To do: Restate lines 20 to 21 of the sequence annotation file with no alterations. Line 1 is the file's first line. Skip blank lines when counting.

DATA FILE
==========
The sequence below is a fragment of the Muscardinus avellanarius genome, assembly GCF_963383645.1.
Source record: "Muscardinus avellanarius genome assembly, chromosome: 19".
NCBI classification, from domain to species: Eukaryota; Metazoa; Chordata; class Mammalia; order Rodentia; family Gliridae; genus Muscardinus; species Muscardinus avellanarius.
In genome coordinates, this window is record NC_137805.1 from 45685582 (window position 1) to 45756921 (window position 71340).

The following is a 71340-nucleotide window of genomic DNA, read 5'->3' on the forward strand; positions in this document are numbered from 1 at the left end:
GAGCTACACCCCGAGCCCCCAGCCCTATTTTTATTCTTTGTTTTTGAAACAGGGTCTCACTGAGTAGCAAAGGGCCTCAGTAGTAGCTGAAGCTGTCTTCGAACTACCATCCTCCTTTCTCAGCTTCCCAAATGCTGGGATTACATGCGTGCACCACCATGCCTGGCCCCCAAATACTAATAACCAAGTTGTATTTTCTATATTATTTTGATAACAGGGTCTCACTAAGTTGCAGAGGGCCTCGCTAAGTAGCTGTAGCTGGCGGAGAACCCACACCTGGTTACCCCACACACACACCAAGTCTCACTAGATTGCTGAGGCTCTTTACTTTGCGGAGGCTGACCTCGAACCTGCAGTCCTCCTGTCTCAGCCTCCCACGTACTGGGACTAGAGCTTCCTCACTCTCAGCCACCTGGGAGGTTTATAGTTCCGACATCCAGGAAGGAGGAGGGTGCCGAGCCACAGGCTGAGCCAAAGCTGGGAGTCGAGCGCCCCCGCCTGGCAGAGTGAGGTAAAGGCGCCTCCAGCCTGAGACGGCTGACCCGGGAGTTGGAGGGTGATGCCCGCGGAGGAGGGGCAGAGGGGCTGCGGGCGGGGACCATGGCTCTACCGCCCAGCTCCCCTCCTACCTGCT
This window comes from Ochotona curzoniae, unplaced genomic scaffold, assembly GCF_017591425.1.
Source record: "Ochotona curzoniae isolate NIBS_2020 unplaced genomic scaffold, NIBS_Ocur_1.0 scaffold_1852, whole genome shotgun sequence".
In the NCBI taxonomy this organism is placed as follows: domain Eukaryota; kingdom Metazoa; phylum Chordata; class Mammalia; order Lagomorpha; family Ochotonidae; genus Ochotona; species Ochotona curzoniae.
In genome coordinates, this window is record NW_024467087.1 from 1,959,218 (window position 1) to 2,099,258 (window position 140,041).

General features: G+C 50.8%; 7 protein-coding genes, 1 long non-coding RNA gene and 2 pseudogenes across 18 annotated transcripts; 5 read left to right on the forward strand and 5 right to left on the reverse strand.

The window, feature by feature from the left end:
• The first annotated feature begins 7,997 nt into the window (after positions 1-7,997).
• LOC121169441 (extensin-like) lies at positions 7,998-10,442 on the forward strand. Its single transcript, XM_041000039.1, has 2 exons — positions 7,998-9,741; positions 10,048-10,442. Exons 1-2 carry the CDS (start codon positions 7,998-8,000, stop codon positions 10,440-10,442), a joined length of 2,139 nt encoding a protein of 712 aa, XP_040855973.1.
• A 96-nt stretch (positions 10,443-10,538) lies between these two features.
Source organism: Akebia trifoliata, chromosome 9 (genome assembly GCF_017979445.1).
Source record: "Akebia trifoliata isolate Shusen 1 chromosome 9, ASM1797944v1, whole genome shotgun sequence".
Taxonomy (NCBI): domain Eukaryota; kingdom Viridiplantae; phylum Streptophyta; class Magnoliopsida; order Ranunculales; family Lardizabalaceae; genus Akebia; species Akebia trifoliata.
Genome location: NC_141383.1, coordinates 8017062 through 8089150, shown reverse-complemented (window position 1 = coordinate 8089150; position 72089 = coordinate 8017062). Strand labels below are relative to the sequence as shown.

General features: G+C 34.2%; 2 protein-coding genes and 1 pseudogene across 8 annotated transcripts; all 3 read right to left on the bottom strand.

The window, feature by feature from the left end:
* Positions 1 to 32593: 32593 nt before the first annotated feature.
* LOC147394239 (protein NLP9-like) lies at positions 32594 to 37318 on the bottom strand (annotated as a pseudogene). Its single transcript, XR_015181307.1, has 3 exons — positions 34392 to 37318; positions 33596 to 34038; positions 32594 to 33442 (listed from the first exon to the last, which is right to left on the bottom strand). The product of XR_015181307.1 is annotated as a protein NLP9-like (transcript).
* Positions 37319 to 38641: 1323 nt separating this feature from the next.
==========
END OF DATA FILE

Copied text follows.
General features: G+C 34.2%; 2 protein-coding genes and 1 pseudogene across 8 annotated transcripts; all 3 read right to left on the bottom strand.

The window, feature by feature from the left end: